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The Telegraph :: New London, Connecticut

If the POWERPUFF GIRLS television show packs a punch, then their first movie delivers a serious wallop. POWERPUFF GIRLS creator Craig McCracken takes his widely popular characters-Blossom, Bubbles, Buttercup, and their posse-and kicks it up a few notches with a stylish look that's easy on the eyes and engaging to all audiences. The film begins with a flashback to the POWERPUFF GIRLS' early days, when they were but a glimmer in the eye of their father-creator Professor Plutonium. The three girls-who are cute to the point of distraction-are not the pride of Townsville like they are on TV. They are persecuted as "freaks" because they cannot control their special powers. Who could have predicted that a nuclear-powered game of tag would wreak havoc on Townsville? It's clear that the girls must redeem themselves, so they turn to the evil Mojo Jojo, unaware that he's the evil ape they will come to know and hate later. The animation's retro 1950s lounge-style background art, it's impossibly vibrant and often-changing colors, and it's eerie 3-D effects create a pleasingly cinematic feel. The result is a deeper, resonating picture. The filmmakers did not abandon the nadve style that gave the original POWERPUFF GIRLS television show it's trademark charm, making the movie all the better.
If the POWERPUFF GIRLS television show packs a punch, then their first movie delivers a serious wallop. POWERPUFF GIRLS creator Craig McCracken takes his widely popular characters-Blossom, Bubbles, Buttercup, and their posse-and kicks it up a few notches with a stylish look that's easy on the eyes and engaging to all audiences. The film begins with a flashback to the POWERPUFF GIRLS' early days, when they were but a glimmer in the eye of their father-creator Professor Plutonium. The three girls-who are cute to the point of distraction-are not the pride of Townsville like they are on TV. They are persecuted as "freaks" because they cannot control their special powers. Who could have predicted that a nuclear-powered game of tag would wreak havoc on Townsville? It's clear that the girls must redeem themselves, so they turn to the evil Mojo Jojo, unaware that he's the evil ape they will come to know and hate later. The animation's retro 1950s lounge-style background art, it's impossibly vibrant and often-changing colors, and it's eerie 3-D effects create a pleasingly cinematic feel. The result is a deeper, resonating picture. The filmmakers did not abandon the nadve style that gave the original POWERPUFF GIRLS television show it's trademark charm, making the movie all the better.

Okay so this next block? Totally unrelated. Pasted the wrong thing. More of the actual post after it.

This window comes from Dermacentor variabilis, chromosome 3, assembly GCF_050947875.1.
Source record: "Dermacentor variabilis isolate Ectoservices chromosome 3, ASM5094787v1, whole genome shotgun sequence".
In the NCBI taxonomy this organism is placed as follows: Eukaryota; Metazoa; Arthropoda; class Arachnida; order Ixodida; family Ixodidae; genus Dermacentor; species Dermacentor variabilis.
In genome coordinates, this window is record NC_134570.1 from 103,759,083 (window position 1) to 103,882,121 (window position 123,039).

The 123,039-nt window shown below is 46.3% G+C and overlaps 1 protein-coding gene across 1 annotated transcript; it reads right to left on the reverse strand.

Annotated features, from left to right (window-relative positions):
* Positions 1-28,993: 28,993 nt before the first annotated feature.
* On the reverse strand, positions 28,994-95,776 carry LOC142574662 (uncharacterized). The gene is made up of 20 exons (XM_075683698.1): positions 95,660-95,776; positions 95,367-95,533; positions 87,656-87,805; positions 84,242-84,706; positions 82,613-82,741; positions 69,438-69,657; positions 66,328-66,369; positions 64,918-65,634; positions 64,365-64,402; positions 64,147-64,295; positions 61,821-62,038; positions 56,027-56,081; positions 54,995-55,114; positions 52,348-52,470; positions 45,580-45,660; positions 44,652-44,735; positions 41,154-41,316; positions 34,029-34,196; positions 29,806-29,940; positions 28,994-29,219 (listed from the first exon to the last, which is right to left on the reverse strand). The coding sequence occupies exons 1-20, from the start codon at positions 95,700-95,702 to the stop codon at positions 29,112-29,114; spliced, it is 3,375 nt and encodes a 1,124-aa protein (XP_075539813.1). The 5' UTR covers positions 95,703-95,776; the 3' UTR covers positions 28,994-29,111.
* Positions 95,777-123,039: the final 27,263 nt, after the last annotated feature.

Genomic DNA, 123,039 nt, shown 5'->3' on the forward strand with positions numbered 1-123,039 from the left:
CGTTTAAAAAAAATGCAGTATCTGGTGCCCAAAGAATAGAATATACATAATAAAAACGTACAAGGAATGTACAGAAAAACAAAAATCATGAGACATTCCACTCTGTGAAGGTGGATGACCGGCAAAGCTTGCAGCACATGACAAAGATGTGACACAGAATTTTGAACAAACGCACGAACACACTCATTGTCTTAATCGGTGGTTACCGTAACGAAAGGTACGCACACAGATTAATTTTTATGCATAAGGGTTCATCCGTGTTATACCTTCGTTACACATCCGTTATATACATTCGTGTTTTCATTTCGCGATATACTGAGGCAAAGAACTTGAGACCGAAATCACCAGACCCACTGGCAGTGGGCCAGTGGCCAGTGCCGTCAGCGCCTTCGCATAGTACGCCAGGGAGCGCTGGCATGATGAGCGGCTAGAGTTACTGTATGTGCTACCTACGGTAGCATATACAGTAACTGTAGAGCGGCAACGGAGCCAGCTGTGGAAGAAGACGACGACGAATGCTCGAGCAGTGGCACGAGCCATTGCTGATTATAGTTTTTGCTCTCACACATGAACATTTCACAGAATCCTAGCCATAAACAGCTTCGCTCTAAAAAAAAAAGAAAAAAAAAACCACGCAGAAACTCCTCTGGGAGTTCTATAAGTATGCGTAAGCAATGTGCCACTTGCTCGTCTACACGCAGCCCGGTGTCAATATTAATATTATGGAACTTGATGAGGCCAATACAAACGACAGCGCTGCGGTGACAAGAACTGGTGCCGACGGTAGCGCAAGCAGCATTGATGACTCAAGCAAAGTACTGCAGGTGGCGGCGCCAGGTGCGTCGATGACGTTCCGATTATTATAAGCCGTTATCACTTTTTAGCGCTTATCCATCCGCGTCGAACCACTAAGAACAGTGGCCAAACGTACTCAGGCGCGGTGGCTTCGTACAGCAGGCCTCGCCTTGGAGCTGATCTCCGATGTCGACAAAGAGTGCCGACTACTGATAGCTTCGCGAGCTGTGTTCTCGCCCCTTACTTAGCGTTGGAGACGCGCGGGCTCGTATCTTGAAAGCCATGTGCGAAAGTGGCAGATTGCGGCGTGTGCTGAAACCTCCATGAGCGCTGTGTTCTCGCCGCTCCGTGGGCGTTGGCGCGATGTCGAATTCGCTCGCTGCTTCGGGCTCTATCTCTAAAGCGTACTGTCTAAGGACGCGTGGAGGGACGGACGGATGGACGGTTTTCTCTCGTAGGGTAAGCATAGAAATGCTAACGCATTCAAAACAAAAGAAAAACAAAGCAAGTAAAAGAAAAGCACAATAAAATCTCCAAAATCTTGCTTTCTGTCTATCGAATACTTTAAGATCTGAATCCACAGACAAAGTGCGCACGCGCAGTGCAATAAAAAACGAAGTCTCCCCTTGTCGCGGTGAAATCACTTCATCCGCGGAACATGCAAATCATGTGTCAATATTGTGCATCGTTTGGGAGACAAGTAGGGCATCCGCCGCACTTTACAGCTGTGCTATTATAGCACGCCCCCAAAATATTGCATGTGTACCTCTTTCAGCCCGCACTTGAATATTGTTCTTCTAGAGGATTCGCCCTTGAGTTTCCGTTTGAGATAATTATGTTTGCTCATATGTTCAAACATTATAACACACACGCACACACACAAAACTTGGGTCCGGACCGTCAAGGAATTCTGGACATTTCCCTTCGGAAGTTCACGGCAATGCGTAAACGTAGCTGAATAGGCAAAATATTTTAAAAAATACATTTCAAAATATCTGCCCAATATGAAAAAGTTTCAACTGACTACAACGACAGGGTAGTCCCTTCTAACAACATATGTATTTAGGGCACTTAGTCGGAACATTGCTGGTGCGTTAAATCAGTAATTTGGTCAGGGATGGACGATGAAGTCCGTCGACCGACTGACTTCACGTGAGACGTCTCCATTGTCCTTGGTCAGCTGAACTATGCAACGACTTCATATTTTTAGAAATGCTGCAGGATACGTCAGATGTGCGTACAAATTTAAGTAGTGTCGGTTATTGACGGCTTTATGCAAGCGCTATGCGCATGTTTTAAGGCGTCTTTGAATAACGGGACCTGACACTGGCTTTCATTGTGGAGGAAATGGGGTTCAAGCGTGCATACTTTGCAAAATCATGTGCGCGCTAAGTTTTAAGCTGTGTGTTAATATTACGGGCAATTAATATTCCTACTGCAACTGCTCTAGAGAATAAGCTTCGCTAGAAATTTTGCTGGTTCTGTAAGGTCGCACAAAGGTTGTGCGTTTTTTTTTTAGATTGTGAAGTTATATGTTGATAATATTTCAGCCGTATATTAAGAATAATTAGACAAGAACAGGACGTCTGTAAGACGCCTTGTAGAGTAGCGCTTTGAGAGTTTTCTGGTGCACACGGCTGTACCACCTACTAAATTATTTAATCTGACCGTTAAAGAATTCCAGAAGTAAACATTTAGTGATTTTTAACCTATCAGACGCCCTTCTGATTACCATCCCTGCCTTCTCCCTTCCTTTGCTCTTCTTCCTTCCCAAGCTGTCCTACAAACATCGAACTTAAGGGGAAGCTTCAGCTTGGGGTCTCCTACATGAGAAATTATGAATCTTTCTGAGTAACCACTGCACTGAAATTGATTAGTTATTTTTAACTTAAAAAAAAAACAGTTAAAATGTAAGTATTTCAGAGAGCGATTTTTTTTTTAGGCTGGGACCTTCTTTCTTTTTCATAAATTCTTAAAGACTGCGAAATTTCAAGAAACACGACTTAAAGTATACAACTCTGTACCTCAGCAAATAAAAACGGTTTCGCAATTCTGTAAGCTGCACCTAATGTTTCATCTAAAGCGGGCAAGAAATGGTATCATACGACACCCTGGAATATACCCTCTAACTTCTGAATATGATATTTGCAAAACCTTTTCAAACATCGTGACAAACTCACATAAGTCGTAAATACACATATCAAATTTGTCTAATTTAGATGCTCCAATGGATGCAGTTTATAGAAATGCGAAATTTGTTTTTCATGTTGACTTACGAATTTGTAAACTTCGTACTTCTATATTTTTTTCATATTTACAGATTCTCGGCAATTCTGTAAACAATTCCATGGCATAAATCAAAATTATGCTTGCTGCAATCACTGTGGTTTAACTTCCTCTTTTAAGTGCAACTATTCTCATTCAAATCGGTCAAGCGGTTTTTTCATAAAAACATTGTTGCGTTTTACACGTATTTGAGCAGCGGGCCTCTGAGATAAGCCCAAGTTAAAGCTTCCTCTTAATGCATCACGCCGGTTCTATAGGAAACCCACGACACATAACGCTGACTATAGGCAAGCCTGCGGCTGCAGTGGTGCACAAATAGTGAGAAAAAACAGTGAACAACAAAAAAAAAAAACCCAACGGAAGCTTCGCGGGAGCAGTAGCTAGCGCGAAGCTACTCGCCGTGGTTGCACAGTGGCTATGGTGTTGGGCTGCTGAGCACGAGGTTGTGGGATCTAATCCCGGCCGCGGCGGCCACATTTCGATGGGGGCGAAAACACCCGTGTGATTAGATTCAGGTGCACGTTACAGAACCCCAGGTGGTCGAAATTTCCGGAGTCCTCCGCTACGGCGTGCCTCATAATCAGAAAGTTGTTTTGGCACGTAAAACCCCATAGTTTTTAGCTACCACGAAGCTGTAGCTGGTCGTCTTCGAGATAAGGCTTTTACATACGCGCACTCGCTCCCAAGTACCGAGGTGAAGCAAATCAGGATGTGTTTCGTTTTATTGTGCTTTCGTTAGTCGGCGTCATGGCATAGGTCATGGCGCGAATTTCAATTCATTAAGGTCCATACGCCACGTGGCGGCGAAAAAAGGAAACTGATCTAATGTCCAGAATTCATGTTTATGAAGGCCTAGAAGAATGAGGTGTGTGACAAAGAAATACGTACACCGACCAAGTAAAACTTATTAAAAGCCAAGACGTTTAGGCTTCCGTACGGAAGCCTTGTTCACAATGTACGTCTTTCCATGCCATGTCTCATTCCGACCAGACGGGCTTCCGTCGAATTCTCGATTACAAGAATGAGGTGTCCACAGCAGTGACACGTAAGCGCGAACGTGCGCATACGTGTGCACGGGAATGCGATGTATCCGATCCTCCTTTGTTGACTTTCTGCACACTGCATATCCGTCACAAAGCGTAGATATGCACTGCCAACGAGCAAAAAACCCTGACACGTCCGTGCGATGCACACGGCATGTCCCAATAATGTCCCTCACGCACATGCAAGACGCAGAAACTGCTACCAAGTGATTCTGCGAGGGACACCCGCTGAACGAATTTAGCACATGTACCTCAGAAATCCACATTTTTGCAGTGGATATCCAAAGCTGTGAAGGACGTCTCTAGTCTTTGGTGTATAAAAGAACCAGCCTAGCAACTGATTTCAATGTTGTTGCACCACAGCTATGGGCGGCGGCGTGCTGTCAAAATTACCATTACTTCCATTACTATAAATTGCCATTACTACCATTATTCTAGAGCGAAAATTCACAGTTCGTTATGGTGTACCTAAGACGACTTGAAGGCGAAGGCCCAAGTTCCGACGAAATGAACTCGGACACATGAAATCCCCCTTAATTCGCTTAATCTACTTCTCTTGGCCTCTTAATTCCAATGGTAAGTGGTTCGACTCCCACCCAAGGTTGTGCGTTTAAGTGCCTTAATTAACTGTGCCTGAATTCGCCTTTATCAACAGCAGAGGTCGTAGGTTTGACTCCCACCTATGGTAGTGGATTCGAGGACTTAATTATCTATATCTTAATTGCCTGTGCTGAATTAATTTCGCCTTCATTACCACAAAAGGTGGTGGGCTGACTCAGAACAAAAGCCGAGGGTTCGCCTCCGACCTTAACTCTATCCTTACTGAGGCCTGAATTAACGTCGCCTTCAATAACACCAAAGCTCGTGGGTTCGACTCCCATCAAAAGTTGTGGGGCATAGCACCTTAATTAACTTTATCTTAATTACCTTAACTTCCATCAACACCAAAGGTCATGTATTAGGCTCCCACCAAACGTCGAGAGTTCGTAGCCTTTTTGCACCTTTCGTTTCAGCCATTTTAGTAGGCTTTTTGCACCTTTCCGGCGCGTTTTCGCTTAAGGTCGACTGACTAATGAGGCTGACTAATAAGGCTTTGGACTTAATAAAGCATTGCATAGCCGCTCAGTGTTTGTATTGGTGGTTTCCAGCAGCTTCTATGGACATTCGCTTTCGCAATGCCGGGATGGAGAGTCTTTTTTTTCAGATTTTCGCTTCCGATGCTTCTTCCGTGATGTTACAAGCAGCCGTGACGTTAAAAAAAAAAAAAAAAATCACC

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If the POWERPUFF GIRLS television show packs a punch, then their first movie delivers a serious wallop. POWERPUFF GIRLS creator Craig McCracken takes his widely popular characters-Blossom, Bubbles, Buttercup, and their posse-and kicks it up a few notches with a stylish look that's easy on the eyes and engaging to all audiences. The film begins with a flashback to the POWERPUFF GIRLS' early days, when they were but a glimmer in the eye of their father-creator Professor Plutonium. The three girls-who are cute to the point of distraction-are not the pride of Townsville like they are on TV. They are persecuted as "freaks" because they cannot control their special powers. Who could have predicted that a nuclear-powered game of tag would wreak havoc on Townsville? It's clear that the girls must redeem themselves, so they turn to the evil Mojo Jojo, unaware that he's the evil ape they will come to know and hate later. The animation's retro 1950s lounge-style background art, it's impossibly vibrant and often-changing colors, and it's eerie 3-D effects create a pleasingly cinematic feel. The result is a deeper, resonating picture. The filmmakers did not abandon the nadve style that gave the original POWERPUFF GIRLS television show it's trademark charm, making the movie all the better.
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